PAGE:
- See more at: http://www.occupationalhealthandsafetylaw.com/employee-did-not-have-duty-to-intervene-to-stop-fight-court#sthash.daq1cQjx.dpuf

Does an on-shift-employee have a duty to intervene to stop a fight between members of the public – or between other employees?  A recent court decision provides some guidance on that issue.

Madam Justice Beth Allen of the Superior Court of Justice (Ontario) decided that a bus driver was not required to intervene to stop a fight between two bus passengers.  She dismissed a negligence suit against the driver.

The two passengers got into an “altercation” on a bus.  The incident started when one passenger bumped the other while moving toward the back of the bus. Angry words ensued which led to them grabbing each other and the plaintiff falling to the floor and being injured.  The injured passenger sued both the Toronto Transit Commission and the driver.  The TTC and the driver moved to have the lawsuit thrown out, arguing that there was no genuine issue of fact requiring a trial.

The court stated that the “Security for Bus Operators” manual prohibits a driver from intervening physically in a fight because of the risk of physical injury and the risk of being charged with assault.  It was also up to the driver’s judgment as to whether to verbally tell the fighters to stop.  Here, the bus driver acted reasonably by stopping the bus and putting it out of service.

In short, the plaintiff had not proven that the TTC or driver were negligent   The lawsuit was dismissed.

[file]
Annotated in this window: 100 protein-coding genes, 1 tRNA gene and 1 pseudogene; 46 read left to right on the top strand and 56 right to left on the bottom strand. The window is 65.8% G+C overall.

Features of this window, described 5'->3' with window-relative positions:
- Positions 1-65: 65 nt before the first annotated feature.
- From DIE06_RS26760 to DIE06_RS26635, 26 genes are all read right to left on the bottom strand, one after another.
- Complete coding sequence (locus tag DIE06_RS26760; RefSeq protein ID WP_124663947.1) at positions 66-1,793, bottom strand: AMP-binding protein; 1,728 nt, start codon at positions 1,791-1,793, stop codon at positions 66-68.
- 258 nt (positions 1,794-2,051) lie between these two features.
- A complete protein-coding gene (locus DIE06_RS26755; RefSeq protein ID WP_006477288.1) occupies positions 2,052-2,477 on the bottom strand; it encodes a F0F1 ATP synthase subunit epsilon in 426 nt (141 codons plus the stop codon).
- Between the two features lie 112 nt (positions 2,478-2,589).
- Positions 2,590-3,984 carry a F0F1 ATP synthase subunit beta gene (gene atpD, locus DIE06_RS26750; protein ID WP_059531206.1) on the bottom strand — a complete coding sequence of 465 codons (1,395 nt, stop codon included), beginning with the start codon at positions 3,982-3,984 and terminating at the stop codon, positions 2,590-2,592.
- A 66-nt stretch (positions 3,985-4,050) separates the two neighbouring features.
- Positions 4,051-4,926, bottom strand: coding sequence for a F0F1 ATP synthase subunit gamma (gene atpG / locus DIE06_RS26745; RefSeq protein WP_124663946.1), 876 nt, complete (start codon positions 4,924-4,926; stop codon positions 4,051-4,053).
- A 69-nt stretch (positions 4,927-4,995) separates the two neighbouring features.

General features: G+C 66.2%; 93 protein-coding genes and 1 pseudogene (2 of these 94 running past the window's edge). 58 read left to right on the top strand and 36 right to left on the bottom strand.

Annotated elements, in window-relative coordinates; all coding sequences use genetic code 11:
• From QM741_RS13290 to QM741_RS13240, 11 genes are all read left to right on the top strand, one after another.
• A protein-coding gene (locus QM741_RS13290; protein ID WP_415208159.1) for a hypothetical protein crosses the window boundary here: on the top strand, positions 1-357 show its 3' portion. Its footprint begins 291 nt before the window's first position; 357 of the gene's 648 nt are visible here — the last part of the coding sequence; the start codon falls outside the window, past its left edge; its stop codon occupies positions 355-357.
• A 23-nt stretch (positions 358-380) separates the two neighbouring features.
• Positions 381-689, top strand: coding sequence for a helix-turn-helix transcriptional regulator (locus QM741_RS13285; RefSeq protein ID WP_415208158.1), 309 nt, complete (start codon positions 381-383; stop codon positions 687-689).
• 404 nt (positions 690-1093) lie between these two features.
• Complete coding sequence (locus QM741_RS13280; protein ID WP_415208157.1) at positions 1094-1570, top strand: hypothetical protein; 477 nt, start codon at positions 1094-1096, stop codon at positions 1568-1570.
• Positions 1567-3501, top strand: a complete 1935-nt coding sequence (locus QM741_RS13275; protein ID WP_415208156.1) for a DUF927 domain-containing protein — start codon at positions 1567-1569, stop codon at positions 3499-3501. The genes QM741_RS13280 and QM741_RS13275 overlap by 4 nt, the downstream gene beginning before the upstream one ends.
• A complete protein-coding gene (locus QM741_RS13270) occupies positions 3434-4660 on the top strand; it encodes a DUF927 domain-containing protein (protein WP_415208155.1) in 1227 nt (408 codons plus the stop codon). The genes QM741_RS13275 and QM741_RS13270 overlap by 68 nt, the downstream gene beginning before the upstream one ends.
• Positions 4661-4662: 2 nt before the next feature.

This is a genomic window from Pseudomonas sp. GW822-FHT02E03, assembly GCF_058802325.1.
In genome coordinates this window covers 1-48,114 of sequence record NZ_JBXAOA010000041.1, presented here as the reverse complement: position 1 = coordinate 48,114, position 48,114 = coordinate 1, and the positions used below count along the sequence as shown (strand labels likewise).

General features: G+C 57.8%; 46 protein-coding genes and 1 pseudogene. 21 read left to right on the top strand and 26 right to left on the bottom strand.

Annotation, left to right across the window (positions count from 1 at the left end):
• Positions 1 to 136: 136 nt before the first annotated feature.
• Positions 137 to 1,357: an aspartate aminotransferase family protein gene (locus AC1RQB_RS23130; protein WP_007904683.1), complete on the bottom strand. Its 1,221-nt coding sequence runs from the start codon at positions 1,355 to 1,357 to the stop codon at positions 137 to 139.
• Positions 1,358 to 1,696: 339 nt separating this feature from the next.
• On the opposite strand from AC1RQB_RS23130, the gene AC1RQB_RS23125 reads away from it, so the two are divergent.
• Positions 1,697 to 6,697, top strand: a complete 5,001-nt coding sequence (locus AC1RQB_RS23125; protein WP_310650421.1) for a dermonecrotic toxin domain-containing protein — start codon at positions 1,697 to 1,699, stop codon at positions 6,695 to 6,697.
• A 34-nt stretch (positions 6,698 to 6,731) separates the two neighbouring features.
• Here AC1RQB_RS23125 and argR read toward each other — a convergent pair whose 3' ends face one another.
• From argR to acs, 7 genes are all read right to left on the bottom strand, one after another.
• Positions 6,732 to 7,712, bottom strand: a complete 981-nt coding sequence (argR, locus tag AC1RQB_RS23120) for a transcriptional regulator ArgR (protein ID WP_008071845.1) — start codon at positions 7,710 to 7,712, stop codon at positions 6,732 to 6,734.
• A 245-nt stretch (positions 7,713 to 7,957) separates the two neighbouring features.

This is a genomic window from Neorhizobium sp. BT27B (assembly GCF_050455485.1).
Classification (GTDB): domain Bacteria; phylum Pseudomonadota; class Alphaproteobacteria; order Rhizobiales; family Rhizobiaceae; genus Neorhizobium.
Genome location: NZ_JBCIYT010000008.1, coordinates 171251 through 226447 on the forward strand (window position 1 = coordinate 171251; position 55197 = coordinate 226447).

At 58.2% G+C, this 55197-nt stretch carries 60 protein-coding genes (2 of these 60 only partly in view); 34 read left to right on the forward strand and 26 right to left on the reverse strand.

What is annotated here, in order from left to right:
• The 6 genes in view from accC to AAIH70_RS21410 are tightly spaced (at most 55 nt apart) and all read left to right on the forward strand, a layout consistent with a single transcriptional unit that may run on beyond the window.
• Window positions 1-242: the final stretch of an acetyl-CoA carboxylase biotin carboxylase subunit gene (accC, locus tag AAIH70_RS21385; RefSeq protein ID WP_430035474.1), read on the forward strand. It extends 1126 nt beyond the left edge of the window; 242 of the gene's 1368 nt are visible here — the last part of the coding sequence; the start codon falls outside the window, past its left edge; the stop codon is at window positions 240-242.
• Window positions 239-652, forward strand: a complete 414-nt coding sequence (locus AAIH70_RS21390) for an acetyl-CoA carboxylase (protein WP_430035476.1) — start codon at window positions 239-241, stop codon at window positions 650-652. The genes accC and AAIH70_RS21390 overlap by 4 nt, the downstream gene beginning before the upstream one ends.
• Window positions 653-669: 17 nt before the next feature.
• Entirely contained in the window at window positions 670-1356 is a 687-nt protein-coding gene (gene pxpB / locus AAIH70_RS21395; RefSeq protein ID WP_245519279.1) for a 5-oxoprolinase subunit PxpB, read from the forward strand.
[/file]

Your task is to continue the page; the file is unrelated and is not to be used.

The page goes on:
According to this decision, the employee was not required to intervene to stop a fight since doing so could have put himself in harm’s way.

Clarke v. Toronto Transit Commission, 2013 ONSC 2287 (CanLII)

- See more at: http://www.occupationalhealthandsafetylaw.com/employee-did-not-have-duty-to-intervene-to-stop-fight-court#sthash.daq1cQjx.dpuf

Does an on-shift-employee have a duty to intervene to stop a fight between members of the public – or between other employees?  A recent court decision provides some guidance on that issue.

Madam Justice Beth Allen of the Superior Court of Justice (Ontario) decided that a bus driver was not required to intervene to stop a fight between two bus passengers.  She dismissed a negligence suit against the driver.

The two passengers got into an “altercation” on a bus.  The incident started when one passenger bumped the other while moving toward the back of the bus. Angry words ensued which led to them grabbing each other and the plaintiff falling to the floor and being injured.  The injured passenger sued both the Toronto Transit Commission and the driver.  The TTC and the driver moved to have the lawsuit thrown out, arguing that there was no genuine issue of fact requiring a trial.

The court stated that the “Security for Bus Operators” manual prohibits a driver from intervening physically in a fight because of the risk of physical injury and the risk of being charged with assault.  It was also up to the driver’s judgment as to whether to verbally tell the fighters to stop.  Here, the bus driver acted reasonably by stopping the bus and putting it out of service.

In short, the plaintiff had not proven that the TTC or driver were negligent   The lawsuit was dismissed.

According to this decision, the employee was not required to intervene to stop a fight since doing so could have put himself in harm’s way.

Clarke v. Toronto Transit Commission, 2013 ONSC 2287 (CanLII)